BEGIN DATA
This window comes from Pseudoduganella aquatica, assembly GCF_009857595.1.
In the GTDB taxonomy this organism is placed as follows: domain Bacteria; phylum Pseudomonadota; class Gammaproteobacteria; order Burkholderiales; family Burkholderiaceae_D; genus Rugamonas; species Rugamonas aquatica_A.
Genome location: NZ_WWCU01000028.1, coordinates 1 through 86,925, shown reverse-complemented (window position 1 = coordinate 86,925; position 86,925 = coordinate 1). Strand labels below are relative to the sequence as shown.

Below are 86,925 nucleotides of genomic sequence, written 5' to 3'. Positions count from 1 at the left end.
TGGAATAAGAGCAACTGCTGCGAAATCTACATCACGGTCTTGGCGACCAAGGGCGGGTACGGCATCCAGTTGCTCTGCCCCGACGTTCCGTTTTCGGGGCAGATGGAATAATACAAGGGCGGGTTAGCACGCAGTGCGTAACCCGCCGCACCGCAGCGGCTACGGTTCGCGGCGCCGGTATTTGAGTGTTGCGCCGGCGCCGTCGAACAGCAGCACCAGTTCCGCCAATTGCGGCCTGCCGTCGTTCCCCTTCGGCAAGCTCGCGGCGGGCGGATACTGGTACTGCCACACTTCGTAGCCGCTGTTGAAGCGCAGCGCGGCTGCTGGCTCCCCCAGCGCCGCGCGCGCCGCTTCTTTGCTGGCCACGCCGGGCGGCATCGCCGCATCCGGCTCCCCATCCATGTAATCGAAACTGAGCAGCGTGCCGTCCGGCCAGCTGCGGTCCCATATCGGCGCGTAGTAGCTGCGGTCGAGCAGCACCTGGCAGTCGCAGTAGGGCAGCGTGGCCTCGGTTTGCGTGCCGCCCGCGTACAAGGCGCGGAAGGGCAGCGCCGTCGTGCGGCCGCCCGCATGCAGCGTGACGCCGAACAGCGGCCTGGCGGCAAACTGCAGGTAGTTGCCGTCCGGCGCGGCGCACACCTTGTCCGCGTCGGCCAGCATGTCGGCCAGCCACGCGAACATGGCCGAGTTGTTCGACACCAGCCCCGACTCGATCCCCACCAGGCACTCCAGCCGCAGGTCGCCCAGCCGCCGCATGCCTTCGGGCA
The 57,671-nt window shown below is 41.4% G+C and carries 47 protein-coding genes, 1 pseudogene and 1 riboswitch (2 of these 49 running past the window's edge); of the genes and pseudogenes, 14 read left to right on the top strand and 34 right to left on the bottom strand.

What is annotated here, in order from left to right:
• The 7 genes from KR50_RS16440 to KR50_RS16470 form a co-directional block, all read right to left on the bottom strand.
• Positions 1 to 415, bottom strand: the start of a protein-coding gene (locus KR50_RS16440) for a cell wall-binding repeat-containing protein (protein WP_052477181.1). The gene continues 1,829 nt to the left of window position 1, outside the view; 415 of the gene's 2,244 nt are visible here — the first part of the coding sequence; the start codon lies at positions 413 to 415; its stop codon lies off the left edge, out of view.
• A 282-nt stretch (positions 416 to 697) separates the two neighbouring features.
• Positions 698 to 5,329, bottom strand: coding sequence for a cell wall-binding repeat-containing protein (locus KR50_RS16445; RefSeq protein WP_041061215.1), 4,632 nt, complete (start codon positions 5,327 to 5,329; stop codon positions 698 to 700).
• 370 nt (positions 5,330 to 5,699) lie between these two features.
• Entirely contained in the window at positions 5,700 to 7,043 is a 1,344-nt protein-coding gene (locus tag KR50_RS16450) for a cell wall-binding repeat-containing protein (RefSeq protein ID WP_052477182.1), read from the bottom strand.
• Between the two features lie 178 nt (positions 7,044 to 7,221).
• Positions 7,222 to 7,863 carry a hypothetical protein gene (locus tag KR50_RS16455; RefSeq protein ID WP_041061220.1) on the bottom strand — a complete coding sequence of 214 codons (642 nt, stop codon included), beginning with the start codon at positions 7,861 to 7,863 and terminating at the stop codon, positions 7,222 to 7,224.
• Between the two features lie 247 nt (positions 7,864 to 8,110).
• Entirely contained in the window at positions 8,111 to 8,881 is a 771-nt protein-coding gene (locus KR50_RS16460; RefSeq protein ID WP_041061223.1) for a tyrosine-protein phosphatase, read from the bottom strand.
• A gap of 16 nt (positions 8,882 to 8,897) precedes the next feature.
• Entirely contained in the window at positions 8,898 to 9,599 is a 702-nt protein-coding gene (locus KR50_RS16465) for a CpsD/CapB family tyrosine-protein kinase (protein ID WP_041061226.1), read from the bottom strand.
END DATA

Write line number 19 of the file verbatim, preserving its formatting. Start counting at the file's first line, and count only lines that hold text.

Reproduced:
• Entirely contained in the window at positions 8,898 to 9,599 is a 702-nt protein-coding gene (locus KR50_RS16465) for a CpsD/CapB family tyrosine-protein kinase (protein ID WP_041061226.1), read from the bottom strand.